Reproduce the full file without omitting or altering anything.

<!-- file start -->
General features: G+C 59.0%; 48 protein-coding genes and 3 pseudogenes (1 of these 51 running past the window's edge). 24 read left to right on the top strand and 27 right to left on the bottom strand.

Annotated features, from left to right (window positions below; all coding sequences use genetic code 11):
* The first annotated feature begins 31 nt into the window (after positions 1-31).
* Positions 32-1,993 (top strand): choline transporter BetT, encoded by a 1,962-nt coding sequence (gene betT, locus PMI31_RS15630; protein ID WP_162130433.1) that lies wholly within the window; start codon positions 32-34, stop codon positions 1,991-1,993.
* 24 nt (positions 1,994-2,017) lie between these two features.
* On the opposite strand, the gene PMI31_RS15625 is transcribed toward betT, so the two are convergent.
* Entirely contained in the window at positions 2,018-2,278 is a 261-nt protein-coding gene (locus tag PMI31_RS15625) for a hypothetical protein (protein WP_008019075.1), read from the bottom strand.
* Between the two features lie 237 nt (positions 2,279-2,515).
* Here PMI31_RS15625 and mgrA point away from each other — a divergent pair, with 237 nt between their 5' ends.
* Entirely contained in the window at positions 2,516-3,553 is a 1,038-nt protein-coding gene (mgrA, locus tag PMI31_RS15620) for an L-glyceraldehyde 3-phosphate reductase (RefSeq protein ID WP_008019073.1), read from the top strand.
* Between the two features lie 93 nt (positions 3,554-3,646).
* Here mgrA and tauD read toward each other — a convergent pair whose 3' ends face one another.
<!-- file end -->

General features: G+C 59.0%; 48 protein-coding genes and 3 pseudogenes (1 of these 51 running past the window's edge). 24 read left to right on the top strand and 27 right to left on the bottom strand.

Annotated features, from left to right (window positions below; all coding sequences use genetic code 11):
* The first annotated feature begins 31 nt into the window (after positions 1-31).
* Positions 32-1,993 (top strand): choline transporter BetT, encoded by a 1,962-nt coding sequence (gene betT, locus PMI31_RS15630; protein ID WP_162130433.1) that lies wholly within the window; start codon positions 32-34, stop codon positions 1,991-1,993.
* 24 nt (positions 1,994-2,017) lie between these two features.
* On the opposite strand, the gene PMI31_RS15625 is transcribed toward betT, so the two are convergent.
* Entirely contained in the window at positions 2,018-2,278 is a 261-nt protein-coding gene (locus tag PMI31_RS15625) for a hypothetical protein (protein WP_008019075.1), read from the bottom strand.
* Between the two features lie 237 nt (positions 2,279-2,515).
* Here PMI31_RS15625 and mgrA point away from each other — a divergent pair, with 237 nt between their 5' ends.
* Entirely contained in the window at positions 2,516-3,553 is a 1,038-nt protein-coding gene (mgrA, locus tag PMI31_RS15620) for an L-glyceraldehyde 3-phosphate reductase (RefSeq protein ID WP_008019073.1), read from the top strand.
* Between the two features lie 93 nt (positions 3,554-3,646).
* Here mgrA and tauD read toward each other — a convergent pair whose 3' ends face one another.